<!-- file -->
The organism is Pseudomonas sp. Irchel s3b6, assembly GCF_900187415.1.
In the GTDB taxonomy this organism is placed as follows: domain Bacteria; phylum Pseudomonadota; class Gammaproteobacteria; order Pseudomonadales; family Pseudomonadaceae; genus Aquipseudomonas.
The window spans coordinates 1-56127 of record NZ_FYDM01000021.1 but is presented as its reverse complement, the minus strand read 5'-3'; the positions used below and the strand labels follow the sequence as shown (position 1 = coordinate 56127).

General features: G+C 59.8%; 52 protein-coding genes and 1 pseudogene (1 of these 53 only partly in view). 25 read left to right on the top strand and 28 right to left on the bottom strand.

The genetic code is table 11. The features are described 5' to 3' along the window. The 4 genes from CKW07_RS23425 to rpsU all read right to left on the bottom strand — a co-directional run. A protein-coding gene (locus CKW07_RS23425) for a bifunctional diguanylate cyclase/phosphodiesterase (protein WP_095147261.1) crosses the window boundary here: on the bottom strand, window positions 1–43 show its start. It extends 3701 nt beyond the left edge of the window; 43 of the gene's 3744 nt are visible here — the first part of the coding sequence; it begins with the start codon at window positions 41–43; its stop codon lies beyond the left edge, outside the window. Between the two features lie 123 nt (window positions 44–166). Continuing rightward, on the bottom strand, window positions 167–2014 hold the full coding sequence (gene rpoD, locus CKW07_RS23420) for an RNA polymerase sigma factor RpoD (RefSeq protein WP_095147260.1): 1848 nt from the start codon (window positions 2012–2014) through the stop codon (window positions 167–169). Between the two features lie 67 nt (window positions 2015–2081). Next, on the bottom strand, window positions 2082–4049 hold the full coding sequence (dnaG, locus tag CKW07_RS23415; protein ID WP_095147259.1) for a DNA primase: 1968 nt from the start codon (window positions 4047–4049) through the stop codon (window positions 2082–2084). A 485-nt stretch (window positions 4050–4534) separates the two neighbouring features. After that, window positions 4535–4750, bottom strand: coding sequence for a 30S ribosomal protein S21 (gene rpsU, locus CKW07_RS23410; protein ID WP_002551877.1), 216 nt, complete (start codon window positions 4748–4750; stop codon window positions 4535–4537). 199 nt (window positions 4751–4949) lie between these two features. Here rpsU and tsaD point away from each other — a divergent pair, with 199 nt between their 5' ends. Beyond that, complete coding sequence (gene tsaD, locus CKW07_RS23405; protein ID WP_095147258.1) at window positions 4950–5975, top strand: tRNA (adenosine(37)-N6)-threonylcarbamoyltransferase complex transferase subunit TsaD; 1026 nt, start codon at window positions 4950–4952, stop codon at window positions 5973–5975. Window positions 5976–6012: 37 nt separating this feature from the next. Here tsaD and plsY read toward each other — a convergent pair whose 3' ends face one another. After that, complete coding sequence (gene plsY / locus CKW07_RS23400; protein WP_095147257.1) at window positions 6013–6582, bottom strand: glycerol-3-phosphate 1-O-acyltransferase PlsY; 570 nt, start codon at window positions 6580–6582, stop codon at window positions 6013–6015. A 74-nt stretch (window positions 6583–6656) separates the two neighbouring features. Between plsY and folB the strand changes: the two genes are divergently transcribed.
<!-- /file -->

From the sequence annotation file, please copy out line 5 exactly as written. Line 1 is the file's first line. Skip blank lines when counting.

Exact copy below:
The genetic code is table 11. The features are described 5' to 3' along the window. The 4 genes from CKW07_RS23425 to rpsU all read right to left on the bottom strand — a co-directional run. A protein-coding gene (locus CKW07_RS23425) for a bifunctional diguanylate cyclase/phosphodiesterase (protein WP_095147261.1) crosses the window boundary here: on the bottom strand, window positions 1–43 show its start. It extends 3701 nt beyond the left edge of the window; 43 of the gene's 3744 nt are visible here — the first part of the coding sequence; it begins with the start codon at window positions 41–43; its stop codon lies beyond the left edge, outside the window. Between the two features lie 123 nt (window positions 44–166). Continuing rightward, on the bottom strand, window positions 167–2014 hold the full coding sequence (gene rpoD, locus CKW07_RS23420) for an RNA polymerase sigma factor RpoD (RefSeq protein WP_095147260.1): 1848 nt from the start codon (window positions 2012–2014) through the stop codon (window positions 167–169). Between the two features lie 67 nt (window positions 2015–2081). Next, on the bottom strand, window positions 2082–4049 hold the full coding sequence (dnaG, locus tag CKW07_RS23415; protein ID WP_095147259.1) for a DNA primase: 1968 nt from the start codon (window positions 4047–4049) through the stop codon (window positions 2082–2084). A 485-nt stretch (window positions 4050–4534) separates the two neighbouring features. After that, window positions 4535–4750, bottom strand: coding sequence for a 30S ribosomal protein S21 (gene rpsU, locus CKW07_RS23410; protein ID WP_002551877.1), 216 nt, complete (start codon window positions 4748–4750; stop codon window positions 4535–4537). 199 nt (window positions 4751–4949) lie between these two features. Here rpsU and tsaD point away from each other — a divergent pair, with 199 nt between their 5' ends. Beyond that, complete coding sequence (gene tsaD, locus CKW07_RS23405; protein ID WP_095147258.1) at window positions 4950–5975, top strand: tRNA (adenosine(37)-N6)-threonylcarbamoyltransferase complex transferase subunit TsaD; 1026 nt, start codon at window positions 4950–4952, stop codon at window positions 5973–5975. Window positions 5976–6012: 37 nt separating this feature from the next. Here tsaD and plsY read toward each other — a convergent pair whose 3' ends face one another. After that, complete coding sequence (gene plsY / locus CKW07_RS23400; protein WP_095147257.1) at window positions 6013–6582, bottom strand: glycerol-3-phosphate 1-O-acyltransferase PlsY; 570 nt, start codon at window positions 6580–6582, stop codon at window positions 6013–6015. A 74-nt stretch (window positions 6583–6656) separates the two neighbouring features. Between plsY and folB the strand changes: the two genes are divergently transcribed.